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A Chinese-Eurasian's autobiographical novel tracing a woman's dual quest for a writing career and romance.
Winnifred Eaton published her books under a Japanese-sounding name, Onoto Watanna, but she was of Chinese ancestry. In this autobiographical novel, Nora Ascouth is a powerless young woman typical of the working class. In the narrative, as Nora journeys from her birthplace in Canada to search out a career, first in Jamaica, and then in the United States, Eaton imparts her own experiences with rejection and the struggle to gain success and love. The autobiographical plotline likewise discloses a remarkable secret, the author's ethnic shame and her reticence to speak of her own half-Chinese identity. "I myself was dark and foreign-looking," Nora says, "but the blond type I adored." Like other ethnic immigrants, Winnifred and Nora are indoctrinated by America's Anglo preference.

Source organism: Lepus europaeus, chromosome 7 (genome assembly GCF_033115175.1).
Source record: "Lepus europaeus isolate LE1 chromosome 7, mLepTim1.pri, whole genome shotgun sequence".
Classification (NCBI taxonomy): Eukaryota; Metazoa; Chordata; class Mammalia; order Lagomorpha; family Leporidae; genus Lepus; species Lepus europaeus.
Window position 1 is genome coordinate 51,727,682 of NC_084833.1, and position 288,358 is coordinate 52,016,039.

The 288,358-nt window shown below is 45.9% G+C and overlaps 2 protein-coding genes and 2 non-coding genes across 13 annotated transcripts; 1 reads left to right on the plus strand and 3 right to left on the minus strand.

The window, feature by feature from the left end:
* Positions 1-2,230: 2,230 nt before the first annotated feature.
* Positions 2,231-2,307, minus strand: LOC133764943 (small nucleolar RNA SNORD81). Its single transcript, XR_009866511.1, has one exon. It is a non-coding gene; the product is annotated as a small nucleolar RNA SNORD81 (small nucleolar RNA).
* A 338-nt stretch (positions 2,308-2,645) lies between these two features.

Nora's painful search ends, however, as the author's did. She gains achievement as a novelist.
Winnifred Eaton (1875-1954), the author of many popular books of the 1920s and 1930s, was born in Montreal but spent most of her life in New York, Hollywood, and Calgary.